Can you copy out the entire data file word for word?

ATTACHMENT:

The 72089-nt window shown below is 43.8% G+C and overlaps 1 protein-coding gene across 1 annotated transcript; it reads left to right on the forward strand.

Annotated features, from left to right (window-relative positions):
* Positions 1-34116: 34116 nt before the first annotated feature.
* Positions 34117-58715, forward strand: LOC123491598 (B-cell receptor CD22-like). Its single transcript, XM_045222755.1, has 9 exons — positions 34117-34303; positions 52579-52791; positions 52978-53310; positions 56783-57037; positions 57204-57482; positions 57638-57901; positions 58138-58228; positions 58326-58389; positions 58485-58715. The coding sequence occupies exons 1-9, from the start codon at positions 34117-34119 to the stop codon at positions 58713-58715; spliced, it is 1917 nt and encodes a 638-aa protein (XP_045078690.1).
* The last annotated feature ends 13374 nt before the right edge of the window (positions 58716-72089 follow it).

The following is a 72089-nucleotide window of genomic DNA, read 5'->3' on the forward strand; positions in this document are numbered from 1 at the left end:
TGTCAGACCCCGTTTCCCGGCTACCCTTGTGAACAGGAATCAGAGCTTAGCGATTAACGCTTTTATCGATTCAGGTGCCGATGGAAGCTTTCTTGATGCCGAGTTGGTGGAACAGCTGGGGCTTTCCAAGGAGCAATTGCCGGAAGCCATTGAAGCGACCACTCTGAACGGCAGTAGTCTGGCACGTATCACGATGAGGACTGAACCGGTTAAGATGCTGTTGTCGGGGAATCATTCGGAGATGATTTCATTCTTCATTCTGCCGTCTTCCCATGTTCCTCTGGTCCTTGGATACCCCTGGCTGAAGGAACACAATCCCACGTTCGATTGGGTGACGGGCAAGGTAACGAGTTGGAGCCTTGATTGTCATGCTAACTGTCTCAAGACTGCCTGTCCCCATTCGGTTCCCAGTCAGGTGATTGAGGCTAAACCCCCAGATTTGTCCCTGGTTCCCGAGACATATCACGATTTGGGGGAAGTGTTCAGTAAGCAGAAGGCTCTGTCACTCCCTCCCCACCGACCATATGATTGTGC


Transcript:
The 72089-nt window shown below is 43.8% G+C and overlaps 1 protein-coding gene across 1 annotated transcript; it reads left to right on the forward strand.

Annotated features, from left to right (window-relative positions):
* Positions 1-34116: 34116 nt before the first annotated feature.
* Positions 34117-58715, forward strand: LOC123491598 (B-cell receptor CD22-like). Its single transcript, XM_045222755.1, has 9 exons — positions 34117-34303; positions 52579-52791; positions 52978-53310; positions 56783-57037; positions 57204-57482; positions 57638-57901; positions 58138-58228; positions 58326-58389; positions 58485-58715. The coding sequence occupies exons 1-9, from the start codon at positions 34117-34119 to the stop codon at positions 58713-58715; spliced, it is 1917 nt and encodes a 638-aa protein (XP_045078690.1).
* The last annotated feature ends 13374 nt before the right edge of the window (positions 58716-72089 follow it).

The following is a 72089-nucleotide window of genomic DNA, read 5'->3' on the forward strand; positions in this document are numbered from 1 at the left end:
TGTCAGACCCCGTTTCCCGGCTACCCTTGTGAACAGGAATCAGAGCTTAGCGATTAACGCTTTTATCGATTCAGGTGCCGATGGAAGCTTTCTTGATGCCGAGTTGGTGGAACAGCTGGGGCTTTCCAAGGAGCAATTGCCGGAAGCCATTGAAGCGACCACTCTGAACGGCAGTAGTCTGGCACGTATCACGATGAGGACTGAACCGGTTAAGATGCTGTTGTCGGGGAATCATTCGGAGATGATTTCATTCTTCATTCTGCCGTCTTCCCATGTTCCTCTGGTCCTTGGATACCCCTGGCTGAAGGAACACAATCCCACGTTCGATTGGGTGACGGGCAAGGTAACGAGTTGGAGCCTTGATTGTCATGCTAACTGTCTCAAGACTGCCTGTCCCCATTCGGTTCCCAGTCAGGTGATTGAGGCTAAACCCCCAGATTTGTCCCTGGTTCCCGAGACATATCACGATTTGGGGGAAGTGTTCAGTAAGCAGAAGGCTCTGTCACTCCCTCCCCACCGACCATATGATTGTGC